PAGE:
COLBY ANDERSON: BRUNCH CLUB was launched in 2017 from me reaching out to [Hello Mr. founder] Ryan [Fitzgibbon] for advice, wanting to know more about the industry, which led to the creation of Dyke Queen. The title has always screamed “confidence” to me. Where did the idea for Dyke Queen come from?

YEZMIN VILLARREAL: I moved to LA in 2014. I really wanted to break into journalism, and I actually wasn’t out publicly. Nobody really knew that I was gay. I’m from Phoenix, AZ, and when I moved to LA, part of me thought, ‘Oh, if I move to Los Angeles, I can go be gay and free. My family won’t know, people I grew up with won’t know.’


CA: Yeah, that’s a similar reason as to why I moved to New York.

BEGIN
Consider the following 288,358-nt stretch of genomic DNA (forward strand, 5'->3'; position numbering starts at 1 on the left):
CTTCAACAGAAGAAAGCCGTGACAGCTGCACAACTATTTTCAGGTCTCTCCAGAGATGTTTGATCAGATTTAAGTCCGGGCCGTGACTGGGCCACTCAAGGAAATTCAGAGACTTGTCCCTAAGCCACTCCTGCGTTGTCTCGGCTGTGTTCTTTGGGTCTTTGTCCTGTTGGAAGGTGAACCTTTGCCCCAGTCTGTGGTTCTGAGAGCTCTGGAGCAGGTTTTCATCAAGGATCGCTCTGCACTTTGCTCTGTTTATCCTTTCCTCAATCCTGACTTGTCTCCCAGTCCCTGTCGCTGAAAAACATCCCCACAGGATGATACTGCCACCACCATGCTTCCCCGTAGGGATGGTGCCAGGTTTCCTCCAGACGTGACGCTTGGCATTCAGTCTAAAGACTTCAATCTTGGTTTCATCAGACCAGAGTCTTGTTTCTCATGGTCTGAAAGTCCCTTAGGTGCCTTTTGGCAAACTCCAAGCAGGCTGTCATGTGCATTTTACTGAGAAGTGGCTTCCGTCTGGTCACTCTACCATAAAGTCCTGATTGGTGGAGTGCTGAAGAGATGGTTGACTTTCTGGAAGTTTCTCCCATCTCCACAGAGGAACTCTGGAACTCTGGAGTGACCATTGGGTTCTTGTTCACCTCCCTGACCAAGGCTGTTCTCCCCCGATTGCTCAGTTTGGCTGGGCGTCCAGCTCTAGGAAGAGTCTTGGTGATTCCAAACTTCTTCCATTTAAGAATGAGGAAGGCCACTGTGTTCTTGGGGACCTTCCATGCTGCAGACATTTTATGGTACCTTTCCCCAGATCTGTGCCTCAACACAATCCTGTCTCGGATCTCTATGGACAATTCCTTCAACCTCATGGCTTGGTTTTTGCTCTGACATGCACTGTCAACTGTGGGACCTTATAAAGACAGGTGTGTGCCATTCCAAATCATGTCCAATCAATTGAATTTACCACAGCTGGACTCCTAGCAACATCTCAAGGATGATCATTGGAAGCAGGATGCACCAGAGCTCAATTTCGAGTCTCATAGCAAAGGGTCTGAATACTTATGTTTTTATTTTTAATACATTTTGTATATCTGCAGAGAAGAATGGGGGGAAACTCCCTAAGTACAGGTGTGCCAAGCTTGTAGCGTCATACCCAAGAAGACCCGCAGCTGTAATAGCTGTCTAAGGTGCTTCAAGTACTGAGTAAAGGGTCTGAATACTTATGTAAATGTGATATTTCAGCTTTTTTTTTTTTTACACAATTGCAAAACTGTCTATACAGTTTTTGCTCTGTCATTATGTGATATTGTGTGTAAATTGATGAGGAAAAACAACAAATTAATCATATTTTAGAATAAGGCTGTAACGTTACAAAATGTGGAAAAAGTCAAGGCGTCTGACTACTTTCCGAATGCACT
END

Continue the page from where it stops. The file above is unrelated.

YV: One of the first gay stories I covered as a freelancer for LA Weekly was about Maricón Collective. They threw parties to create community for queer Latinx people. It was the coolest thing—I had never been around queer spaces at all before coming to LA, really. The funny thing is, when I interviewed queer subjects like Maricón Collective, they didn’t have any idea I was gay. I’m pretty sure I said, “Oh, I’m just doing this because it’s interesting.”


CA: You said you weren’t out. Were you just cosplaying a straight person?

YV: I was never open about [being queer], never said anything. I wrote a gay story, then more gay stories, and it led up to me applying for a job at the Advocate.